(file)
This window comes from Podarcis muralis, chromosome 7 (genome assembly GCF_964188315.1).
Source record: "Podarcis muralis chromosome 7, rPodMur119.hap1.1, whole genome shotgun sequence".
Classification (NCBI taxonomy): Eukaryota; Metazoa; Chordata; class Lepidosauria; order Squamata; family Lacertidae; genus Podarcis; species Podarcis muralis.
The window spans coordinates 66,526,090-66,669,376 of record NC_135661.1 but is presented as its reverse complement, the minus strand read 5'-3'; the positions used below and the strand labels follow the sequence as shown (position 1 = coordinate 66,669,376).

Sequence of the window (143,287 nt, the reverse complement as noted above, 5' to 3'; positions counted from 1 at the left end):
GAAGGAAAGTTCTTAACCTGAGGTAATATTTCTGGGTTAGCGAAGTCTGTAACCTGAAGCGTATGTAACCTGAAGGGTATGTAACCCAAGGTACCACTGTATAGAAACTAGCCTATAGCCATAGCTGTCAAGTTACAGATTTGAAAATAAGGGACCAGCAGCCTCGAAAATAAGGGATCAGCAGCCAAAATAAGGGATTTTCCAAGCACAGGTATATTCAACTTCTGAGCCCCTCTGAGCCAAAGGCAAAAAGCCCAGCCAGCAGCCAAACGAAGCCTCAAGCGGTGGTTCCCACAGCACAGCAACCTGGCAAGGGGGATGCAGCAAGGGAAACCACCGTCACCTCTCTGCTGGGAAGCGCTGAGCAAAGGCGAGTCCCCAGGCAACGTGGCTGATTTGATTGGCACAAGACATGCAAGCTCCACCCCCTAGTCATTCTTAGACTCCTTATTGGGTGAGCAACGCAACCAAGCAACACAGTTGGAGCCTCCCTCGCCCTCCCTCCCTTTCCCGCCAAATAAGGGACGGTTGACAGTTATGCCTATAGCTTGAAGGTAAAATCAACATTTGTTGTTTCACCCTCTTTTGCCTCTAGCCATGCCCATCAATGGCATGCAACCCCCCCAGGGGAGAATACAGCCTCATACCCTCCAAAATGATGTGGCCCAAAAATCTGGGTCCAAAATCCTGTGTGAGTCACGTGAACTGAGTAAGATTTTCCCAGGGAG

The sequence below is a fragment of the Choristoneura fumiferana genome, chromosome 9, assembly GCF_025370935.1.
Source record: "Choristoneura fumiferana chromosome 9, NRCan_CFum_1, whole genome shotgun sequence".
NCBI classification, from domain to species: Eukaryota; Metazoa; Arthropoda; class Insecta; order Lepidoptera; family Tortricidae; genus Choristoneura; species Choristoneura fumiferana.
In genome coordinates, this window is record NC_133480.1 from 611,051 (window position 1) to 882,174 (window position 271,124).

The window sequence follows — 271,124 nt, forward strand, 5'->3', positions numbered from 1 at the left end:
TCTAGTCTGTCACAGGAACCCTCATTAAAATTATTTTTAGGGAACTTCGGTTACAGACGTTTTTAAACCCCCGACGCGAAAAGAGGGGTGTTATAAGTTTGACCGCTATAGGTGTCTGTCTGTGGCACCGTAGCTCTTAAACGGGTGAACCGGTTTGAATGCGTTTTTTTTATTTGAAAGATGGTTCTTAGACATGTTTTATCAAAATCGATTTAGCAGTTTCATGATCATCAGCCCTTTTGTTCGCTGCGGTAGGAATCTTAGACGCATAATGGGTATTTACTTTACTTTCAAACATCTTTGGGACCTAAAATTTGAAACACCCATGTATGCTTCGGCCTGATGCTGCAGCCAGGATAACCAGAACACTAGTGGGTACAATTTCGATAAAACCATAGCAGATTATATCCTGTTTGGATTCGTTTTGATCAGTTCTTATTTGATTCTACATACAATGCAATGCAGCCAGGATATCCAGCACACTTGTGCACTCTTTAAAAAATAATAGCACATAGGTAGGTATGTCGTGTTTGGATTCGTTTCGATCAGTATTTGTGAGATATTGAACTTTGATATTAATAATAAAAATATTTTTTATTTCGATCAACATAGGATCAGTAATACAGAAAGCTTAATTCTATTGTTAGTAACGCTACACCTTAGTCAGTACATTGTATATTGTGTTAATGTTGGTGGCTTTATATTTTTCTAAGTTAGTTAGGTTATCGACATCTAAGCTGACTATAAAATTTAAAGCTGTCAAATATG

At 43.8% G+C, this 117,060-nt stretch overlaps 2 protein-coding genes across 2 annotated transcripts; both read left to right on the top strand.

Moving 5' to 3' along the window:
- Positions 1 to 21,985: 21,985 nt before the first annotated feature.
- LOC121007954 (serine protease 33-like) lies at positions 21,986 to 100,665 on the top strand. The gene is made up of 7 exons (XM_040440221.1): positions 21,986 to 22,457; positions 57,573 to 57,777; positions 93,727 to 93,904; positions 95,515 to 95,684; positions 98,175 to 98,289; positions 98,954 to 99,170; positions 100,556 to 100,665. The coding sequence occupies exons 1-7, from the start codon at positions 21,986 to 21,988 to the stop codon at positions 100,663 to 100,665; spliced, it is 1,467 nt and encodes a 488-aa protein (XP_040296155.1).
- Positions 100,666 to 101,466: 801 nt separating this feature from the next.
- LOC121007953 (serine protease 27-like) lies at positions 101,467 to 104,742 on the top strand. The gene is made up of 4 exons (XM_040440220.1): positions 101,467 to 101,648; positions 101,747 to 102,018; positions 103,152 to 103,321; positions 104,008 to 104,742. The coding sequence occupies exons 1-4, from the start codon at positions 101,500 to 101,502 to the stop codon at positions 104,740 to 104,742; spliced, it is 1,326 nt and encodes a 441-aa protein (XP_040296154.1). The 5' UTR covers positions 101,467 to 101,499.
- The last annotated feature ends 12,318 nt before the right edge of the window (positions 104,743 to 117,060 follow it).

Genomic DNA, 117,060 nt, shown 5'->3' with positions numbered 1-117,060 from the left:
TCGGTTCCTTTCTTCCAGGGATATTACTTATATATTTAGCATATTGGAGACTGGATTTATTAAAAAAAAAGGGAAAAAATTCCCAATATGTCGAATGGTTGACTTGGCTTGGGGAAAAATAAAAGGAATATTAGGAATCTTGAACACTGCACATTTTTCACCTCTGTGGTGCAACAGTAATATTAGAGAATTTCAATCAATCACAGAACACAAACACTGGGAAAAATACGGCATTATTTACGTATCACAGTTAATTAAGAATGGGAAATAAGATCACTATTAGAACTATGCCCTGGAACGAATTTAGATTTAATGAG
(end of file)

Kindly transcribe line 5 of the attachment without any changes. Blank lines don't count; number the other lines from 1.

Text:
Sequence of the window (143,287 nt, the reverse complement as noted above, 5' to 3'; positions counted from 1 at the left end):